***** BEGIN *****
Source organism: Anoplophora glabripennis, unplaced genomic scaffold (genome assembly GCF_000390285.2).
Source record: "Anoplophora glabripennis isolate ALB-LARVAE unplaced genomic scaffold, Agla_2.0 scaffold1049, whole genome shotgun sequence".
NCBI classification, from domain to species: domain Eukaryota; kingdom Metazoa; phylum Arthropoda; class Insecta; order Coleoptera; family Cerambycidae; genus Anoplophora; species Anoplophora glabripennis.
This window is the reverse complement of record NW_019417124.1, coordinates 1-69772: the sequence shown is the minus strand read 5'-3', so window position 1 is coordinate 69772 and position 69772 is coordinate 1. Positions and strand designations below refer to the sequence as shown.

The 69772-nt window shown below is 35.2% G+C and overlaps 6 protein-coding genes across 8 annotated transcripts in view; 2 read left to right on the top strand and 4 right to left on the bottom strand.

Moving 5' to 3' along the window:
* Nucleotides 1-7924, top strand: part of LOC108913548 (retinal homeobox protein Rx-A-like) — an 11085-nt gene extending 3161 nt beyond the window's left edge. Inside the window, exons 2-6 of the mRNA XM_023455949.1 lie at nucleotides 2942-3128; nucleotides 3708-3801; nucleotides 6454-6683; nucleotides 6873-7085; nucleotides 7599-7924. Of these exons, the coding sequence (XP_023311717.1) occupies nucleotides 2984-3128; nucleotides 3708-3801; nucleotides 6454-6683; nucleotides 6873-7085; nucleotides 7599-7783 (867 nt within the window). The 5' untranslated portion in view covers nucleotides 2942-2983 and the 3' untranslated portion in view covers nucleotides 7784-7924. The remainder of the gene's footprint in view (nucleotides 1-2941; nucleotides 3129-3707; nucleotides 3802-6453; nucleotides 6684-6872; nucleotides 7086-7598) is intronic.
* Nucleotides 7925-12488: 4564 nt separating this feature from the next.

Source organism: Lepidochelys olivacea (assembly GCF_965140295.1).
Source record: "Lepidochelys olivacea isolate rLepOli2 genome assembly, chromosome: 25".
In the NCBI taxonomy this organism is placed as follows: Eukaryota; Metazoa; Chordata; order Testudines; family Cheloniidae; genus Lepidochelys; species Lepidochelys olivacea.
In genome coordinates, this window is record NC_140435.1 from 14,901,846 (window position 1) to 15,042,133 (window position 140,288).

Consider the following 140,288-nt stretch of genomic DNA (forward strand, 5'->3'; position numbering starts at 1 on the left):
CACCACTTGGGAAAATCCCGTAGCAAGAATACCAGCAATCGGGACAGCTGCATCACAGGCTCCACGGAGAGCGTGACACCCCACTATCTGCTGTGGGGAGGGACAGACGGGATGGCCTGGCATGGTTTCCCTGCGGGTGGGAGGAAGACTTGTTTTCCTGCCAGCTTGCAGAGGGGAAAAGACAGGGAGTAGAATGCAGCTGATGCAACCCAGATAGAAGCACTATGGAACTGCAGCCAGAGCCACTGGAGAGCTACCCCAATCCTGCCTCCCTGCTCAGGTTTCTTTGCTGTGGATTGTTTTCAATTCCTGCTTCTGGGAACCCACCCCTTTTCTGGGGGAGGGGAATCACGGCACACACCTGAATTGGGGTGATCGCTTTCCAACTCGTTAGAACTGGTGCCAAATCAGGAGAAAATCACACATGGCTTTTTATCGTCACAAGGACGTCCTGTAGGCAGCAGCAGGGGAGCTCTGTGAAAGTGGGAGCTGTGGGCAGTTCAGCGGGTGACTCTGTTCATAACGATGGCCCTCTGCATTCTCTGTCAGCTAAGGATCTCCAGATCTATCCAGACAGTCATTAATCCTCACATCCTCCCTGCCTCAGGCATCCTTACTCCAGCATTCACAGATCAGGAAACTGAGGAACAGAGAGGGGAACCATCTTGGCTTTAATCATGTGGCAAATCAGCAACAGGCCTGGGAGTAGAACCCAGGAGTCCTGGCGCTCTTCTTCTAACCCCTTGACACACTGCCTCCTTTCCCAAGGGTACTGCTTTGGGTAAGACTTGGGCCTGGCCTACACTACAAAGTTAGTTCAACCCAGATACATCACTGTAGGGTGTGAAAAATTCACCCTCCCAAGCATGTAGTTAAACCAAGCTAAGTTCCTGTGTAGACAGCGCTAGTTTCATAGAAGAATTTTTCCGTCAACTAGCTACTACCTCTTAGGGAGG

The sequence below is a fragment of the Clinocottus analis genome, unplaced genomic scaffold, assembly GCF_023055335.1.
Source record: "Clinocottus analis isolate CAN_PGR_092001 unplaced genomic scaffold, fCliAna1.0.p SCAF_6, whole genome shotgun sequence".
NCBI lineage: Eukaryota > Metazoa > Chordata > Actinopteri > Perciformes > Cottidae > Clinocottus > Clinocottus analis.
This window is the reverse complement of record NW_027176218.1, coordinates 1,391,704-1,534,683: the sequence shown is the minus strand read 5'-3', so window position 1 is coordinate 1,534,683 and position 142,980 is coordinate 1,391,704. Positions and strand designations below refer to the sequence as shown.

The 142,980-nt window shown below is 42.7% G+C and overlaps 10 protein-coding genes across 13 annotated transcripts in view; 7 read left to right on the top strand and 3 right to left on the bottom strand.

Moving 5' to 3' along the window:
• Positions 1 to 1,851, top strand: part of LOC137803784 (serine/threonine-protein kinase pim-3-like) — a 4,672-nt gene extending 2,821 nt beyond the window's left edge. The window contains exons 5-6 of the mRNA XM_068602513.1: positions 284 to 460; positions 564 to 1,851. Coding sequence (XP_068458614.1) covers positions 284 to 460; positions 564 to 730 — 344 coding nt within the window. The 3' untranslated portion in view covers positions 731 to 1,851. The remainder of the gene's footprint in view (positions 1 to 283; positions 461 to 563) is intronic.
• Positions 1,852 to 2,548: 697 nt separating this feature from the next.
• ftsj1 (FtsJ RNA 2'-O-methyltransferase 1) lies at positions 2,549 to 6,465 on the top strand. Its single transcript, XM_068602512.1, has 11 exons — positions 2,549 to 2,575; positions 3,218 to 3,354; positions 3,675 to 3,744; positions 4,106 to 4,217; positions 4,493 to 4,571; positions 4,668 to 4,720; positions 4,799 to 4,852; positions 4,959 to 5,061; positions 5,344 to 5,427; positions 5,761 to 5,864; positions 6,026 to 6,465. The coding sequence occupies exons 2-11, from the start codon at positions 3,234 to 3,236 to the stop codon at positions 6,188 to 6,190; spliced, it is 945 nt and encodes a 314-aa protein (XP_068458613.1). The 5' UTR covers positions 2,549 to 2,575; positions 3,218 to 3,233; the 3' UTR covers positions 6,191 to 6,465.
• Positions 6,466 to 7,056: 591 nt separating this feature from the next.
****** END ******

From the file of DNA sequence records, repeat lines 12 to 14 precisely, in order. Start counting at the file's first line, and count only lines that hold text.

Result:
In genome coordinates, this window is record NC_140435.1 from 14,901,846 (window position 1) to 15,042,133 (window position 140,288).

Consider the following 140,288-nt stretch of genomic DNA (forward strand, 5'->3'; position numbering starts at 1 on the left):
CACCACTTGGGAAAATCCCGTAGCAAGAATACCAGCAATCGGGACAGCTGCATCACAGGCTCCACGGAGAGCGTGACACCCCACTATCTGCTGTGGGGAGGGACAGACGGGATGGCCTGGCATGGTTTCCCTGCGGGTGGGAGGAAGACTTGTTTTCCTGCCAGCTTGCAGAGGGGAAAAGACAGGGAGTAGAATGCAGCTGATGCAACCCAGATAGAAGCACTATGGAACTGCAGCCAGAGCCACTGGAGAGCTACCCCAATCCTGCCTCCCTGCTCAGGTTTCTTTGCTGTGGATTGTTTTCAATTCCTGCTTCTGGGAACCCACCCCTTTTCTGGGGGAGGGGAATCACGGCACACACCTGAATTGGGGTGATCGCTTTCCAACTCGTTAGAACTGGTGCCAAATCAGGAGAAAATCACACATGGCTTTTTATCGTCACAAGGACGTCCTGTAGGCAGCAGCAGGGGAGCTCTGTGAAAGTGGGAGCTGTGGGCAGTTCAGCGGGTGACTCTGTTCATAACGATGGCCCTCTGCATTCTCTGTCAGCTAAGGATCTCCAGATCTATCCAGACAGTCATTAATCCTCACATCCTCCCTGCCTCAGGCATCCTTACTCCAGCATTCACAGATCAGGAAACTGAGGAACAGAGAGGGGAACCATCTTGGCTTTAATCATGTGGCAAATCAGCAACAGGCCTGGGAGTAGAACCCAGGAGTCCTGGCGCTCTTCTTCTAACCCCTTGACACACTGCCTCCTTTCCCAAGGGTACTGCTTTGGGTAAGACTTGGGCCTGGCCTACACTACAAAGTTAGTTCAACCCAGATACATCACTGTAGGGTGTGAAAAATTCACCCTCCCAAGCATGTAGTTAAACCAAGCTAAGTTCCTGTGTAGACAGCGCTAGTTTCATAGAAGAATTTTTCCGTCAACTAGCTACTACCTCTTAGGGAGG